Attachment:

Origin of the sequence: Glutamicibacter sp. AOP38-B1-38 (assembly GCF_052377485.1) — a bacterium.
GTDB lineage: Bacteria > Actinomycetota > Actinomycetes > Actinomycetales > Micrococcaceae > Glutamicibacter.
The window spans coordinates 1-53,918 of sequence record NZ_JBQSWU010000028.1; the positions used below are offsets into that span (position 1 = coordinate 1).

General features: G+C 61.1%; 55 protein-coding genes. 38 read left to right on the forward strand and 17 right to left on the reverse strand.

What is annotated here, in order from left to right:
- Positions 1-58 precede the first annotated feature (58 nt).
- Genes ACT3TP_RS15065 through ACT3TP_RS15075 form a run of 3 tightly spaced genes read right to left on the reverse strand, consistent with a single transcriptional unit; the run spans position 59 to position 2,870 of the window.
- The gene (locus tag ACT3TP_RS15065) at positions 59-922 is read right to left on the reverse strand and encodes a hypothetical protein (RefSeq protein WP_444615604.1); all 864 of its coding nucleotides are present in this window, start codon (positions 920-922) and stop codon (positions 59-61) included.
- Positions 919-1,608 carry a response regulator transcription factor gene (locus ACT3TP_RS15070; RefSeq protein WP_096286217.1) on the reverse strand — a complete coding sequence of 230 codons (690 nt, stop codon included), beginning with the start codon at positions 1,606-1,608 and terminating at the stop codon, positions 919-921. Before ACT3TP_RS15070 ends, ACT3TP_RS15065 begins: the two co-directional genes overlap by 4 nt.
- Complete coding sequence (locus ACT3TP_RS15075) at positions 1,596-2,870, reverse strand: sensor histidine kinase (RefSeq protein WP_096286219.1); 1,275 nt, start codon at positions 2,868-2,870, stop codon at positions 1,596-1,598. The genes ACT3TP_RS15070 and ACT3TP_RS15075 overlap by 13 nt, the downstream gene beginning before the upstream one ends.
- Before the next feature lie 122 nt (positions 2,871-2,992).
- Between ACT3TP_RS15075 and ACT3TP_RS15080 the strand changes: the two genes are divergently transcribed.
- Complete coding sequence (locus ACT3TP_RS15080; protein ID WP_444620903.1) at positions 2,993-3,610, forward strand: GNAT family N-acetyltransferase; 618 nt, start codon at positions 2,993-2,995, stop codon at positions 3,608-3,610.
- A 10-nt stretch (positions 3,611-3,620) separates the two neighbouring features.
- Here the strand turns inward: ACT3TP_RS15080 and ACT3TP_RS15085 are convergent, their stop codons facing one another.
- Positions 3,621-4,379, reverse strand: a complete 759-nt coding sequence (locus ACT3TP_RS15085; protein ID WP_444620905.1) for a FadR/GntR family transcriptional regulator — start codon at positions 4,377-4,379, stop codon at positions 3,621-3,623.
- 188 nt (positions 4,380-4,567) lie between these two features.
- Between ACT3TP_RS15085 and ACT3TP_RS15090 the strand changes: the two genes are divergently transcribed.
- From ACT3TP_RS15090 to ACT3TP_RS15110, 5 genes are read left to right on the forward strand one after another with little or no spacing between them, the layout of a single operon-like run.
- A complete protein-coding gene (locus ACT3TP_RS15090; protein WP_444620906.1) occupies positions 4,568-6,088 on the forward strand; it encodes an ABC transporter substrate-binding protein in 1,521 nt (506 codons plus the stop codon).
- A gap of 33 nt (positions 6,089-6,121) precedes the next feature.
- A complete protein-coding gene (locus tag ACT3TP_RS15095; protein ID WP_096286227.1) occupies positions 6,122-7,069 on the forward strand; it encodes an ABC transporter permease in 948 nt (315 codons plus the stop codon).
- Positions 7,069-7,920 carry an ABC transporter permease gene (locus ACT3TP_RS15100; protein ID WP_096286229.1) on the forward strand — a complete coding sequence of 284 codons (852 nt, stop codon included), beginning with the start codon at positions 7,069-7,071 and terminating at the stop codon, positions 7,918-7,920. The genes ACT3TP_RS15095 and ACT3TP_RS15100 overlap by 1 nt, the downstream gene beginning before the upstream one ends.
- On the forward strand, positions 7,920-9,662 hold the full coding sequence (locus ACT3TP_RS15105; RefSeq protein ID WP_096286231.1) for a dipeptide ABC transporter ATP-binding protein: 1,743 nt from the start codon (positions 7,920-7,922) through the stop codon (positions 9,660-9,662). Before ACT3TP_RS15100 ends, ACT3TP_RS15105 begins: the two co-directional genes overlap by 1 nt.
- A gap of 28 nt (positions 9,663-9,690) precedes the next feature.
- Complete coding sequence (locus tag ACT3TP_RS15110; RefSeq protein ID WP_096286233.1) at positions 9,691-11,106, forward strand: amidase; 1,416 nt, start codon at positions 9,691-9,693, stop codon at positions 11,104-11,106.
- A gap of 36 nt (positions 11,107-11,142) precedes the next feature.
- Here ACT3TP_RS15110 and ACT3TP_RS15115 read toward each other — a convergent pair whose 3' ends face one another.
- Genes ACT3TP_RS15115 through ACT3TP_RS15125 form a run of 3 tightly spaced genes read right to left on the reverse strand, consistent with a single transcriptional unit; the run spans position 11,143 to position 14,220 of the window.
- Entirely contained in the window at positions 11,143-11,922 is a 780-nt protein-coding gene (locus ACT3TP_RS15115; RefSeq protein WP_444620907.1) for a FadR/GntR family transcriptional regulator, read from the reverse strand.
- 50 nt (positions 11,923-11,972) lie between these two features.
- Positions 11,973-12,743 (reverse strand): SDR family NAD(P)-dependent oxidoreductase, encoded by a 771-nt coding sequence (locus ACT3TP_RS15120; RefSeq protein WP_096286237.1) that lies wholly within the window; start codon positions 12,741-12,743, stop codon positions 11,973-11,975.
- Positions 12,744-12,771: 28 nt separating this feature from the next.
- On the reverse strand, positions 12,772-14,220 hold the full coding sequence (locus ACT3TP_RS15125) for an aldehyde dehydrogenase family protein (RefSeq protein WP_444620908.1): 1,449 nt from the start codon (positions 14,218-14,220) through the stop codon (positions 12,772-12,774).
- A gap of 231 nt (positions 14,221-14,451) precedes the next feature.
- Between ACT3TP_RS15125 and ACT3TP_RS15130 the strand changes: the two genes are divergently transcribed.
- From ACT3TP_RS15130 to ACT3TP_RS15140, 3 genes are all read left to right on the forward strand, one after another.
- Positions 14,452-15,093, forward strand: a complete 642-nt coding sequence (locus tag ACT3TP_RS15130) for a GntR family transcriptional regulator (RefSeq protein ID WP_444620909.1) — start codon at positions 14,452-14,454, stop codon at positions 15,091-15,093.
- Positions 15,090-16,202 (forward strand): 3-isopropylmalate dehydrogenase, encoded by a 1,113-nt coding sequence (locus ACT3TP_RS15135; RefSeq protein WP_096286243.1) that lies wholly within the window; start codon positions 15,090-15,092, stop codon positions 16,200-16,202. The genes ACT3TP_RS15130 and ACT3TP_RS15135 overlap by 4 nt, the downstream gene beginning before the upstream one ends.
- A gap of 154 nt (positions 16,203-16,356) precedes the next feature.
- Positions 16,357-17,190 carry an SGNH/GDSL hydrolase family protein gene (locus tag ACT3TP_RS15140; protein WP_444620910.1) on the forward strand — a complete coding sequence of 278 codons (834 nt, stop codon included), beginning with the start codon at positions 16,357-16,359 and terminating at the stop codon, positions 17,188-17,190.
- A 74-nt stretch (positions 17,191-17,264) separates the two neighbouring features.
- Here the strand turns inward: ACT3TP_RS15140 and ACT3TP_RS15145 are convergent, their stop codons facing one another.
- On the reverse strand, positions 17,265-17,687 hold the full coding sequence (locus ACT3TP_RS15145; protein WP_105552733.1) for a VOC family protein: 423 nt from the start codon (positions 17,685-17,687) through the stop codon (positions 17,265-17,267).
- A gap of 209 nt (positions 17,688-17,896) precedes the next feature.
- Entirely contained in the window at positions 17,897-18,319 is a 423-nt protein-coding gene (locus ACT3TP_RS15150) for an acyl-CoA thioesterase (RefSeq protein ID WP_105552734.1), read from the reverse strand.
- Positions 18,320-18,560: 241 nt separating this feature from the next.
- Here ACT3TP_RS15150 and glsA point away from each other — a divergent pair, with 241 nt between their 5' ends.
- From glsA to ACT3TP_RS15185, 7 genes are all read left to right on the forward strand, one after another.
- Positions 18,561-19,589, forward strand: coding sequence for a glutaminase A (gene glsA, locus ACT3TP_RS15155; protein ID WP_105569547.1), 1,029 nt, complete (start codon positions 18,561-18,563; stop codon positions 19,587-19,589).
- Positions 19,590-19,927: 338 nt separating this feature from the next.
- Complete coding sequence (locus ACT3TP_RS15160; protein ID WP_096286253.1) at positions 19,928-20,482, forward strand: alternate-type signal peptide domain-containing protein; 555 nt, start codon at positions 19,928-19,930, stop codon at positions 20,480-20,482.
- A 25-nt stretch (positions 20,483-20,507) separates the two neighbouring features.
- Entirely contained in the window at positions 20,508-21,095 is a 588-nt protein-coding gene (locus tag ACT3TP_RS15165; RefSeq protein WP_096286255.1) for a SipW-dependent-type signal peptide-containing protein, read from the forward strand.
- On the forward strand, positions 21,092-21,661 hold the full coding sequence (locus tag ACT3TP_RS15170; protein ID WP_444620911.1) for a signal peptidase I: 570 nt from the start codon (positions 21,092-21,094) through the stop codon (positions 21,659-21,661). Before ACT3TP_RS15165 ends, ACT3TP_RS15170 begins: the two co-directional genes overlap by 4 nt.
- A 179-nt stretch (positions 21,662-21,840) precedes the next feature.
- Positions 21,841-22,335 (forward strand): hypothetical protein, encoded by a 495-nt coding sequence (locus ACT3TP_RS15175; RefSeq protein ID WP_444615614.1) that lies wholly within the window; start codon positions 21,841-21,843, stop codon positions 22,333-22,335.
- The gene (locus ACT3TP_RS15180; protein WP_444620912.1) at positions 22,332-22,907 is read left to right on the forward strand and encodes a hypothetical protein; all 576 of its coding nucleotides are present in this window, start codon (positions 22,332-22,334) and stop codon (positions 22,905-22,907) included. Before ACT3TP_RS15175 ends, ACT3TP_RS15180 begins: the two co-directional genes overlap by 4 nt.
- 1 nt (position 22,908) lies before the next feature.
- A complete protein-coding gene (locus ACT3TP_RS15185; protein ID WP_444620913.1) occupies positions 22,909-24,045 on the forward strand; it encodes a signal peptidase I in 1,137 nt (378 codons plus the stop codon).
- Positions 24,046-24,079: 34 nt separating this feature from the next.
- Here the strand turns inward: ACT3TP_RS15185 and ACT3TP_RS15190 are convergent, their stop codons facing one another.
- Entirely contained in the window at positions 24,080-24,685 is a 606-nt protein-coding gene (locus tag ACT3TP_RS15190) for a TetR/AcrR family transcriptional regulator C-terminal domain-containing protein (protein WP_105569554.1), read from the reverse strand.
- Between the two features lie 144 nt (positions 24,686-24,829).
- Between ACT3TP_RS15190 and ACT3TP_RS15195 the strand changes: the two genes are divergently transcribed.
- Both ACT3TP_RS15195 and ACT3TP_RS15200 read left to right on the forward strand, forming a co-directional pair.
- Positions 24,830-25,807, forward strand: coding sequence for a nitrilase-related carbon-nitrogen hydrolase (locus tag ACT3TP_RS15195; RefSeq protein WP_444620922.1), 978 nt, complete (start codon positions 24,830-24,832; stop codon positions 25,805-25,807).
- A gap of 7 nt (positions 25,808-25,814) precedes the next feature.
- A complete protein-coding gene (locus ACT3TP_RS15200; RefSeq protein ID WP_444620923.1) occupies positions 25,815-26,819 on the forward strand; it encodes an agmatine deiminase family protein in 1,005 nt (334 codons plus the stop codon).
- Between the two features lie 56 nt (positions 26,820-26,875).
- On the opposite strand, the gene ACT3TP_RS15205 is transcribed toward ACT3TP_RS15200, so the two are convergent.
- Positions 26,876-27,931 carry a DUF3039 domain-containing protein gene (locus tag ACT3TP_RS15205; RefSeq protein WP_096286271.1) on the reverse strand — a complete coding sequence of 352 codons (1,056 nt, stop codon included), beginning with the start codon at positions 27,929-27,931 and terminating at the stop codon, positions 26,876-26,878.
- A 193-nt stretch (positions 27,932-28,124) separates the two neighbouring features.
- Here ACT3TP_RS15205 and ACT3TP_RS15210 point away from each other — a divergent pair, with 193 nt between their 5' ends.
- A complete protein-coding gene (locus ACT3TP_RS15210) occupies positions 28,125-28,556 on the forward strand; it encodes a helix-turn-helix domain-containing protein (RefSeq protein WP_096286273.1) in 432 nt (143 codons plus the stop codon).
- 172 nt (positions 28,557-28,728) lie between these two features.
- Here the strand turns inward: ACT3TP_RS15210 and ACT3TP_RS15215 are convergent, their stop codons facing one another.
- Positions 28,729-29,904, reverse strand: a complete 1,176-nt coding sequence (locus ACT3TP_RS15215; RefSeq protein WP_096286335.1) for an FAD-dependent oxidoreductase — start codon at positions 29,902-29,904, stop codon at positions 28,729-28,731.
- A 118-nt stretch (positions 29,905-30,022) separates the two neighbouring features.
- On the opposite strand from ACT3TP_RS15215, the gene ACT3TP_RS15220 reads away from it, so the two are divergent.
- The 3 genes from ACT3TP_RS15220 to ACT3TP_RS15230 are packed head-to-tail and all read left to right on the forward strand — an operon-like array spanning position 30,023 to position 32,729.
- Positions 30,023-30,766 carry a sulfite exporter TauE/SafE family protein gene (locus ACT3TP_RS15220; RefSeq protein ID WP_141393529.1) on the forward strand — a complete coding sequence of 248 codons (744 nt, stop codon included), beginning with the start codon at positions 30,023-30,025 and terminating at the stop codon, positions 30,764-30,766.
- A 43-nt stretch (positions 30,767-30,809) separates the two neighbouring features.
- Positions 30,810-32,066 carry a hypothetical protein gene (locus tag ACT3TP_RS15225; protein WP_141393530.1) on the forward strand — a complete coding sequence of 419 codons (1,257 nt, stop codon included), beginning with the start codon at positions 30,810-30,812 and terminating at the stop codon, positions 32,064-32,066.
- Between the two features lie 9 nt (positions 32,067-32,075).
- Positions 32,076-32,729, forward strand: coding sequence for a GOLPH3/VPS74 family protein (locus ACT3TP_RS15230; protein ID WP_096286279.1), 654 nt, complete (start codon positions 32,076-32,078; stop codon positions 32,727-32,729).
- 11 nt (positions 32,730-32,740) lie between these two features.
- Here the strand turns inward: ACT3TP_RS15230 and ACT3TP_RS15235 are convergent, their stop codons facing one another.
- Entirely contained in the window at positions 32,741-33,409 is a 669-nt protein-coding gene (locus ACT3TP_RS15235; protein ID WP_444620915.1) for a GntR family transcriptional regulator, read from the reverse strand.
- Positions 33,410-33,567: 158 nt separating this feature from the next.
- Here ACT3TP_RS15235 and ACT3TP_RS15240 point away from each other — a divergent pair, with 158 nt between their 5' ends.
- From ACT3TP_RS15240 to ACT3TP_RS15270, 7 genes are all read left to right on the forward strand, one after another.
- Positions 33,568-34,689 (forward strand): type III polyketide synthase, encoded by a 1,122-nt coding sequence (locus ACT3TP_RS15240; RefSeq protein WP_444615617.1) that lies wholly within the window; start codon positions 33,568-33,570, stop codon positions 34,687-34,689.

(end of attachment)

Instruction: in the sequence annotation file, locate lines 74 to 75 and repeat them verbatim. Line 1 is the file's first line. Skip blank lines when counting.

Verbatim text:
- Here ACT3TP_RS15205 and ACT3TP_RS15210 point away from each other — a divergent pair, with 193 nt between their 5' ends.
- A complete protein-coding gene (locus ACT3TP_RS15210) occupies positions 28,125-28,556 on the forward strand; it encodes a helix-turn-helix domain-containing protein (RefSeq protein WP_096286273.1) in 432 nt (143 codons plus the stop codon).